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Commentary: Russia’s escalating use of Iranian ‘kamikaze’ drones creates new problems for Ukraine

The kamikaze drones are slow and easy to target, but the low cost of those weapons means Russia could conduct mass swarming attacks against Ukraine, tying up and potentially overwhelming air defences, says defence writer Mike Yeo.

Commentary: Russia’s escalating use of Iranian ‘kamikaze’ drones creates new problems for Ukraine

A local resident sits outside a building destroyed by Iranian-made drones after an airstrike on Bila Tserkva, southwest of Kyiv, on Oct 5, 2022, amid the Russian invasion of Ukraine. (Photo: Sergei Supinsky)

MELBOURNE: Russia has continued its recent long-range attacks on Ukrainian cities in the wake of Ukraine successfully disabling the Kerch bridge that connects Russia to the occupied Crimean Peninsula.

The barrage against Ukrainian targets ranging from power plants to a pedestrian bridge in Kyiv have used various long-range weapons in Russia’s inventory, including Iskander ballistic missile, air- and sea-launched cruise missiles, and Iranian-built “kamikaze” drones.

The latter, designated the Shahed-131 and the larger Shahed-136 but known as the Geran-1 (Germanium-1) and Geran-2 in Russian service, is a loitering munition at its core.

They are essentially powered, winged bombs designed to fly to, and crash into a target, triggering its on board warhead to destroy or damage it.

Screengrabs of a video demonstration of Shahed-136 drones. (Image: YouTube/War*68*)

The Shahed-136, which is launched from the back of a truck in batches of five, makes use of a small rocket booster that ignites on launch for acceleration before its own propeller engine takes over once clear of its launcher.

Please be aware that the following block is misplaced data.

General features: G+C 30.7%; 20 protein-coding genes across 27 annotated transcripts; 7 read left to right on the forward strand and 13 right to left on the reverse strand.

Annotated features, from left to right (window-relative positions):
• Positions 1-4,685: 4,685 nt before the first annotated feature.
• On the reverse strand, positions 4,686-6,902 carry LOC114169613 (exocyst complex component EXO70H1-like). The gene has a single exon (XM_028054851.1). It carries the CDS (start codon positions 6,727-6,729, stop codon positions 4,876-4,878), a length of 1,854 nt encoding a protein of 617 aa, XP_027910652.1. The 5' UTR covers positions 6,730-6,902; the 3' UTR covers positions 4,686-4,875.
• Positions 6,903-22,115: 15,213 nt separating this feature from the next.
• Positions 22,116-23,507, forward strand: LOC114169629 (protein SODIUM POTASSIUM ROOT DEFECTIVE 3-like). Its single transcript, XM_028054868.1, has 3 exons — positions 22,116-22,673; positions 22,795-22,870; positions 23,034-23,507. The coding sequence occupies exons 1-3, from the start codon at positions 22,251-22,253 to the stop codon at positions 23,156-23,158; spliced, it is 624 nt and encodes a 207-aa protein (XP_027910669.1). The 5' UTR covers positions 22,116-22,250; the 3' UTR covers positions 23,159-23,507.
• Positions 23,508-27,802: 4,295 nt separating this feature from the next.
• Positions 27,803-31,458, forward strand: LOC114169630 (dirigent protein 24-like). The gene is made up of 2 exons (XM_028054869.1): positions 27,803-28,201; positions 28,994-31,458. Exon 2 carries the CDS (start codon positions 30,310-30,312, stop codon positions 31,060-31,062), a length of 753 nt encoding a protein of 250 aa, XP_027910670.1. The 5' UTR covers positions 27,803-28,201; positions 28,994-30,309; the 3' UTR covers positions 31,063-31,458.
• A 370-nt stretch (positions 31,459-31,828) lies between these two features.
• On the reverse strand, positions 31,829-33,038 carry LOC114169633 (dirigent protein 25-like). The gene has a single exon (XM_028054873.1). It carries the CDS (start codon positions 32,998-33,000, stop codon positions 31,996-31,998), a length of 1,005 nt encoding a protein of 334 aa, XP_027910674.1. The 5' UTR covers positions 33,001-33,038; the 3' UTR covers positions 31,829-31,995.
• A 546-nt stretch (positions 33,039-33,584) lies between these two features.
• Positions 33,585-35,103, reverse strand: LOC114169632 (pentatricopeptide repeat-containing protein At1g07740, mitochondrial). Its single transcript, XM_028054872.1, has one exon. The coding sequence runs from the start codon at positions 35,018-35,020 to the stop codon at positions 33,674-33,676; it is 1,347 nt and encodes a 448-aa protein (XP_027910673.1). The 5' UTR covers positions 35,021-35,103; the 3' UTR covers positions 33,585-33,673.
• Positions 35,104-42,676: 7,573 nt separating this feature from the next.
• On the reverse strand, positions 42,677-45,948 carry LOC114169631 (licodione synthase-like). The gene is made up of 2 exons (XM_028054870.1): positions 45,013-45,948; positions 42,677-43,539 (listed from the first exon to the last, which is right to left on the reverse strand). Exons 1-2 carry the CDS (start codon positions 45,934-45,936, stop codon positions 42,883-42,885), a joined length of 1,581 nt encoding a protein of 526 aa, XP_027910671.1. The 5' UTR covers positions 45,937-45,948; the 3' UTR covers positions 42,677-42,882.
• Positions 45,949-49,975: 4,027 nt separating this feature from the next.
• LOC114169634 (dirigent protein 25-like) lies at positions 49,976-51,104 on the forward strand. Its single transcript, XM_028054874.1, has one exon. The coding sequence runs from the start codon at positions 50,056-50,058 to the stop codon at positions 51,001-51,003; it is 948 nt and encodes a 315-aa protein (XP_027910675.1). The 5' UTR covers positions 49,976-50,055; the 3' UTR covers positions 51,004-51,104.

According to data from manufacturer Iran Aircraft Manufacturing Industries, the kamikaze drone flies at a top speed of 185kmh and weighs about 200kg, although data on how much of that is made up of its explosive warhead is not known.

The Shahed-136 has no on board cameras, meaning it has no man-in-the-loop capability for an operator to control it or select a different target for attack while in flight. It therefore must be programmed to hit a selected target using GPS coordinates before launch.

A screengrab of a video demonstration of Shahed-136 drones. (Image: YouTube/War*68*)


Kamikaze drones have seen some use by both sides in the ongoing Russian invasion of Ukraine. The defenders have the American Switchblade 300 and Poland’s Warmate, while Russia has used its Zala Lancet and Kub-BLA systems.

However, such systems are relatively short-ranged and use even smaller warheads than the Shahed-136 and are limited to attack targets near the frontlines.

Ukraine has used longer-range drones, believed to be commercially available systems made in China, and used them as modified kamikaze drones on several occasions, including at least one attack inside Russia itself.

US intelligence started warning about the possible sale of Iranian drones to Russia as early as July, with reports that Russia took delivery of the drones in late August.

Both Iran and Russia initially refuted the reports until wreckage bearing the markings “Geran-2” in Cyrillic script started showing up on the Ukrainian frontlines in mid-September.

These were quickly identified by experts as coming from Shahed-136s, and the kamikaze drones have since made almost daily attacks on Ukraine in recent weeks, striking as far as the southern Ukrainian port city of Odesa and capital Kyiv. These were believed to have been launched from Crimea and Belarus respectively, about 200km away from their targets.